Let us first identify what this bill would not do. It would not add an ounce of protection to the religious freedom of churches or clergy in the exercise of their religion. It would not protect clergy from having to perform same-sex marriages. Clergy already have an absolute right to refuse to officiate at weddings they disapprove of. It would not prevent churches from discriminating in their membership policies. Churches already have an absolute right to prohibit any person from worshiping with them. It would not prevent a religion from denying a sacrament to same-sex couples or anyone else. Religions already have an absolute right to do so. For example, the Mormon Church announced that it will deny the rite of baptism to the children of same-sex couples, and it is clear that the church has a constitutional right to discriminate in this manner. The Supreme Court has unequivocally ruled that the law may not interfere with the "internal governance" of a church. Hosanna-Tabor Evangelical Church and School v. EEOC (2012) (holding that the Americans with Disabilities Act could not be applied against a religious school that discriminated against a person performing a "ministerial function").
Second, this bill would not add an ounce of protection to freedom of speech. The government does not and cannot punish individuals or organizations on account of the political or religious opinions they express. The government may punish threats and incitements to violence, but hopefully the authors of this bill do not intend to shield such speech. The government may also prohibit bullying in schools and harassment at work. This bill might be intended to authorize bullying and harassment - that point is discussed below.
Third, this bill would not add an ounce of protection to freedom of belief. Freedom of belief is already absolute.
What this Act would do is to grant people an unfettered legal right to engage in conduct that discriminates against same-sex married couples, same-sex unmarried couples, and unmarried people who have sex.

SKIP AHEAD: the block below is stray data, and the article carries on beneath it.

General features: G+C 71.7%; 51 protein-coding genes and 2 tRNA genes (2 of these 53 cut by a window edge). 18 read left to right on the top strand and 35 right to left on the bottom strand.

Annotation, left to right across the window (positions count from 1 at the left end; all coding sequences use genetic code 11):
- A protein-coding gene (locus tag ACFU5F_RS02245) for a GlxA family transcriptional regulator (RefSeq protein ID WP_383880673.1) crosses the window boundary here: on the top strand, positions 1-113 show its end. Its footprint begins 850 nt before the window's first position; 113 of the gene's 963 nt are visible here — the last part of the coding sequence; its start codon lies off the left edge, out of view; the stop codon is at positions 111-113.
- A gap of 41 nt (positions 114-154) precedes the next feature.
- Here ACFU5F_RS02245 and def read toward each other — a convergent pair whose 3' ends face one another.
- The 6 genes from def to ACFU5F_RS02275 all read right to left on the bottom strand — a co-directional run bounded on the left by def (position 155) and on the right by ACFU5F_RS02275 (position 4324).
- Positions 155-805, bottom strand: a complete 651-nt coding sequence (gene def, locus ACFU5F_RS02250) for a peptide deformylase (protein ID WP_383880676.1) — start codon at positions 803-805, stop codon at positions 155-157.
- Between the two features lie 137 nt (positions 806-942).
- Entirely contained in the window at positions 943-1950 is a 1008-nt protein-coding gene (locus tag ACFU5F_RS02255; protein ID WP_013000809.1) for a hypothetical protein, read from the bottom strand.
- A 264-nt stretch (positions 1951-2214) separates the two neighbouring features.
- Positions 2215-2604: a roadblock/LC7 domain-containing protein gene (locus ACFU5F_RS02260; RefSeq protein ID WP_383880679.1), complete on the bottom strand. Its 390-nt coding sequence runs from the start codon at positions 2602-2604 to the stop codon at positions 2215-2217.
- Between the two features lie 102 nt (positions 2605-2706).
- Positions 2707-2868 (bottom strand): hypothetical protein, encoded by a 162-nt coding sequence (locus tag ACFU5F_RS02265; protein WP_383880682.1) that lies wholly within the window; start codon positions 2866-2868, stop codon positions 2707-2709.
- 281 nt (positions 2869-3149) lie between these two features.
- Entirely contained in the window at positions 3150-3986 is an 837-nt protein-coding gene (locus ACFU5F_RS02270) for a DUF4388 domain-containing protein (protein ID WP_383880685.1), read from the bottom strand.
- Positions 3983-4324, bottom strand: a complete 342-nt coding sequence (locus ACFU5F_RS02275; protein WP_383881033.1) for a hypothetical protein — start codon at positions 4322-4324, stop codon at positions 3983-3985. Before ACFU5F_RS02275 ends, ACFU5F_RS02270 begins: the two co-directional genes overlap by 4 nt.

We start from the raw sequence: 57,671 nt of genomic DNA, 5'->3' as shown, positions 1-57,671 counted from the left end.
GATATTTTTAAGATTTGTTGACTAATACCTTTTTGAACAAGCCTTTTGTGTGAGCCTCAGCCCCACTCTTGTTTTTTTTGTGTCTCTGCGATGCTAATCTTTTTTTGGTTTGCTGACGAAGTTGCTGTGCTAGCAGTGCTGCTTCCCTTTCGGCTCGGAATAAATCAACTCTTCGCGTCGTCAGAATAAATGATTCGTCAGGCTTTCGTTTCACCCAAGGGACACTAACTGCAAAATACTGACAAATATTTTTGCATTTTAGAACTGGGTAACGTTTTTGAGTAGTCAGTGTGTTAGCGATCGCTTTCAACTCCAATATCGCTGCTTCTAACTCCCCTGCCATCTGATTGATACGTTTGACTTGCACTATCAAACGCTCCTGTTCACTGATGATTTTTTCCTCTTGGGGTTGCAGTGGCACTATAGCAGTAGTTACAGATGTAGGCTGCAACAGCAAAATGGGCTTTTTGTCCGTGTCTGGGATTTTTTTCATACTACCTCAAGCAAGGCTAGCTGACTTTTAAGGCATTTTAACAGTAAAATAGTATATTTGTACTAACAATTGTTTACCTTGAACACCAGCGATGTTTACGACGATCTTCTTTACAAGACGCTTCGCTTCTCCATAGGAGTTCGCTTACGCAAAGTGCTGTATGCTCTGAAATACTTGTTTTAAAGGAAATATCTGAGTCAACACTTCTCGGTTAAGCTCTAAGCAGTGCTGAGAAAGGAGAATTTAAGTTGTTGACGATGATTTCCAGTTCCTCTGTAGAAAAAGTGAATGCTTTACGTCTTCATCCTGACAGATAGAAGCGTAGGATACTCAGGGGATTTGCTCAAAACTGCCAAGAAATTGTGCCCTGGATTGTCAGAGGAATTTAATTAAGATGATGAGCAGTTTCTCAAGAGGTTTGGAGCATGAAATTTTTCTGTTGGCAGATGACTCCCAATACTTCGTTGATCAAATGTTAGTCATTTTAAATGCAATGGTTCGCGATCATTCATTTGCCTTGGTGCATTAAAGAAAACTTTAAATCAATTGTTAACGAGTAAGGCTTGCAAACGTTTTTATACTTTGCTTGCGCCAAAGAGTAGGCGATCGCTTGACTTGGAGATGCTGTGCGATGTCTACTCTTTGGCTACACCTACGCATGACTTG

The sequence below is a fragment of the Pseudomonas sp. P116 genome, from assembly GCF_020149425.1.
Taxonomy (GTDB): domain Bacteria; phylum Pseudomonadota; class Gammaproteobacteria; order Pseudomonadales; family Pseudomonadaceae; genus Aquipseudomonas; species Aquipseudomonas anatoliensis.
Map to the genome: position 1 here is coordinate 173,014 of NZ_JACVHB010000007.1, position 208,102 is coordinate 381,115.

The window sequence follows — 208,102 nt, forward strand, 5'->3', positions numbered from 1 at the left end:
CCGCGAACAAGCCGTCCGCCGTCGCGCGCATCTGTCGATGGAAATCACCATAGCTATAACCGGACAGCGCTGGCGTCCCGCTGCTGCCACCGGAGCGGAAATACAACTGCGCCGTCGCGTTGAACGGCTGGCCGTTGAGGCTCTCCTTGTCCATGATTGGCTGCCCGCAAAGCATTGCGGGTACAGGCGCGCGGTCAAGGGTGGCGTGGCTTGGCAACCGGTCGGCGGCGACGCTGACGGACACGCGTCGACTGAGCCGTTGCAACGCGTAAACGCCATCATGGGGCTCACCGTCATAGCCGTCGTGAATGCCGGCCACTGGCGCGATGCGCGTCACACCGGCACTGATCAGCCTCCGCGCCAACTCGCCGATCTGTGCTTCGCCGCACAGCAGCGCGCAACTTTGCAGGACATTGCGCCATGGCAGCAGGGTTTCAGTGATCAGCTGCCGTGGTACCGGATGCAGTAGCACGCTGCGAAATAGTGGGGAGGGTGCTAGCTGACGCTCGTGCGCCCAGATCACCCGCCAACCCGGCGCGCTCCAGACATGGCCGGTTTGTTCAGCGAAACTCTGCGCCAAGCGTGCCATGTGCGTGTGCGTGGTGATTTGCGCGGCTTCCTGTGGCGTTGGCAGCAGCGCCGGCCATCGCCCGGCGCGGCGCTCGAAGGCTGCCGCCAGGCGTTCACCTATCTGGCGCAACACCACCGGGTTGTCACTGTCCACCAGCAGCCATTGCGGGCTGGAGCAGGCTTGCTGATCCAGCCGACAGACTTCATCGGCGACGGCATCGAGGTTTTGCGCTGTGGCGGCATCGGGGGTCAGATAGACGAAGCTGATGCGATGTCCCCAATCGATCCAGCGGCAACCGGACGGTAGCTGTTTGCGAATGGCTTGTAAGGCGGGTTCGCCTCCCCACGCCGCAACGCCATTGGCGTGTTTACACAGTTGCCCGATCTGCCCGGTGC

Text of the Bill
The First Amendment Defense Act (H.R. 2802) was introduced into the House of Representatives by Representative Raul Labrador (R-ID). The bill tracker at Congress.gov indicates that the bill has 152 co-sponsors, and the text of the bill may be accessed here. The operative provision of the bill prohibits "discriminatory action" by the federal government -- against those who discriminate! Section 3(a) of the proposed law states:
Notwithstanding any other provision of law, the Federal Government shall not take any discriminatory action against a person, wholly or partially on the basis that such person believes or acts in accordance with a religious belief or moral conviction that marriage is or should be recognized as the union of one man and one woman, or that sexual relations are properly reserved to such a marriage.
The wording of this bill reveals that is is not a serious piece of legislation. It is a polemic, not a policy. It seeks to make a forensic point -- that the laws and court decisions permitting same-sex marriage "discriminate" against religious individuals and religious organizations. It appears to concede that discrimination is wrong, yet it disguises the fact that its proponents seek the right to discriminate against others. Several other problems with the language of the bill are analyzed below.
Vague and Overbroad Provisions
What would this bill do? It's hard to say. Several key provisions are purposefully vague or overbroad.
"Person" Who Would be Protected by the Law